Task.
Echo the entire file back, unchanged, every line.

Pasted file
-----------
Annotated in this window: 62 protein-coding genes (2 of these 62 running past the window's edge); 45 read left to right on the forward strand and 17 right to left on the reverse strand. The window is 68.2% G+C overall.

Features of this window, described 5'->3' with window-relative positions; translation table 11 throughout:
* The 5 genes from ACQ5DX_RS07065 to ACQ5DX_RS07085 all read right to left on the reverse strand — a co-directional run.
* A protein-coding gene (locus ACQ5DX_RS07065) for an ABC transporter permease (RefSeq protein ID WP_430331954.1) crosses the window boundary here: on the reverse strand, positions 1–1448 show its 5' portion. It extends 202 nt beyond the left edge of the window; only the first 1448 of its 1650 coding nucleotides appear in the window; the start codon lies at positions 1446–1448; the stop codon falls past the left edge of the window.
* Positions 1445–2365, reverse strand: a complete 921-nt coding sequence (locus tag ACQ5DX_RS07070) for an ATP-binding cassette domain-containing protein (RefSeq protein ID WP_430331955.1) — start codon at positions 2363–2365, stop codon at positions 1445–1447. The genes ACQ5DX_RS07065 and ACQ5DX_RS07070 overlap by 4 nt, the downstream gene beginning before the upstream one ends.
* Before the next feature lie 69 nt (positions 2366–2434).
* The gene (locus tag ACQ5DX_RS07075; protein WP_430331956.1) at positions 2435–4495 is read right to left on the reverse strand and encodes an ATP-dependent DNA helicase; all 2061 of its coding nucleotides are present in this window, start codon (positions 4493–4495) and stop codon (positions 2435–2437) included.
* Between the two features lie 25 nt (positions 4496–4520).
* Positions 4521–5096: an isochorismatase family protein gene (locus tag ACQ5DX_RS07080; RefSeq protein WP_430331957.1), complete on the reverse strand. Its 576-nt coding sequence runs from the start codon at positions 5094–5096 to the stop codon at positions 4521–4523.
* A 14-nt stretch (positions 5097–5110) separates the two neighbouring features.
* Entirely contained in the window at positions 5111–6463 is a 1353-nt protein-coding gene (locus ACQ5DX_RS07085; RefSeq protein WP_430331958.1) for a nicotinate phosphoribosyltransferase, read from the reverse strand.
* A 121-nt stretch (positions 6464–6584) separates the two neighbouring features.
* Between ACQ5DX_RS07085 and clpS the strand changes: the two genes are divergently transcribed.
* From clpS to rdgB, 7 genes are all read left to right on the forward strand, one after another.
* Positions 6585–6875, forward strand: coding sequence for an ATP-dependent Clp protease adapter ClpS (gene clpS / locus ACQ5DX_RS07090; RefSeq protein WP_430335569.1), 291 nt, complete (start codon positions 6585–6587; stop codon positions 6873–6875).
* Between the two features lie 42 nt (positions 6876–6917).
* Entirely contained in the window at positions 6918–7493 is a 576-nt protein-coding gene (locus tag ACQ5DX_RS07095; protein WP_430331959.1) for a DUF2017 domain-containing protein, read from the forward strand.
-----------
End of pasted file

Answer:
Annotated in this window: 62 protein-coding genes (2 of these 62 running past the window's edge); 45 read left to right on the forward strand and 17 right to left on the reverse strand. The window is 68.2% G+C overall.

Features of this window, described 5'->3' with window-relative positions; translation table 11 throughout:
* The 5 genes from ACQ5DX_RS07065 to ACQ5DX_RS07085 all read right to left on the reverse strand — a co-directional run.
* A protein-coding gene (locus ACQ5DX_RS07065) for an ABC transporter permease (RefSeq protein ID WP_430331954.1) crosses the window boundary here: on the reverse strand, positions 1–1448 show its 5' portion. It extends 202 nt beyond the left edge of the window; only the first 1448 of its 1650 coding nucleotides appear in the window; the start codon lies at positions 1446–1448; the stop codon falls past the left edge of the window.
* Positions 1445–2365, reverse strand: a complete 921-nt coding sequence (locus tag ACQ5DX_RS07070) for an ATP-binding cassette domain-containing protein (RefSeq protein ID WP_430331955.1) — start codon at positions 2363–2365, stop codon at positions 1445–1447. The genes ACQ5DX_RS07065 and ACQ5DX_RS07070 overlap by 4 nt, the downstream gene beginning before the upstream one ends.
* Before the next feature lie 69 nt (positions 2366–2434).
* The gene (locus tag ACQ5DX_RS07075; protein WP_430331956.1) at positions 2435–4495 is read right to left on the reverse strand and encodes an ATP-dependent DNA helicase; all 2061 of its coding nucleotides are present in this window, start codon (positions 4493–4495) and stop codon (positions 2435–2437) included.
* Between the two features lie 25 nt (positions 4496–4520).
* Positions 4521–5096: an isochorismatase family protein gene (locus tag ACQ5DX_RS07080; RefSeq protein WP_430331957.1), complete on the reverse strand. Its 576-nt coding sequence runs from the start codon at positions 5094–5096 to the stop codon at positions 4521–4523.
* A 14-nt stretch (positions 5097–5110) separates the two neighbouring features.
* Entirely contained in the window at positions 5111–6463 is a 1353-nt protein-coding gene (locus ACQ5DX_RS07085; RefSeq protein WP_430331958.1) for a nicotinate phosphoribosyltransferase, read from the reverse strand.
* A 121-nt stretch (positions 6464–6584) separates the two neighbouring features.
* Between ACQ5DX_RS07085 and clpS the strand changes: the two genes are divergently transcribed.
* From clpS to rdgB, 7 genes are all read left to right on the forward strand, one after another.
* Positions 6585–6875, forward strand: coding sequence for an ATP-dependent Clp protease adapter ClpS (gene clpS / locus ACQ5DX_RS07090; RefSeq protein WP_430335569.1), 291 nt, complete (start codon positions 6585–6587; stop codon positions 6873–6875).
* Between the two features lie 42 nt (positions 6876–6917).
* Entirely contained in the window at positions 6918–7493 is a 576-nt protein-coding gene (locus tag ACQ5DX_RS07095; protein WP_430331959.1) for a DUF2017 domain-containing protein, read from the forward strand.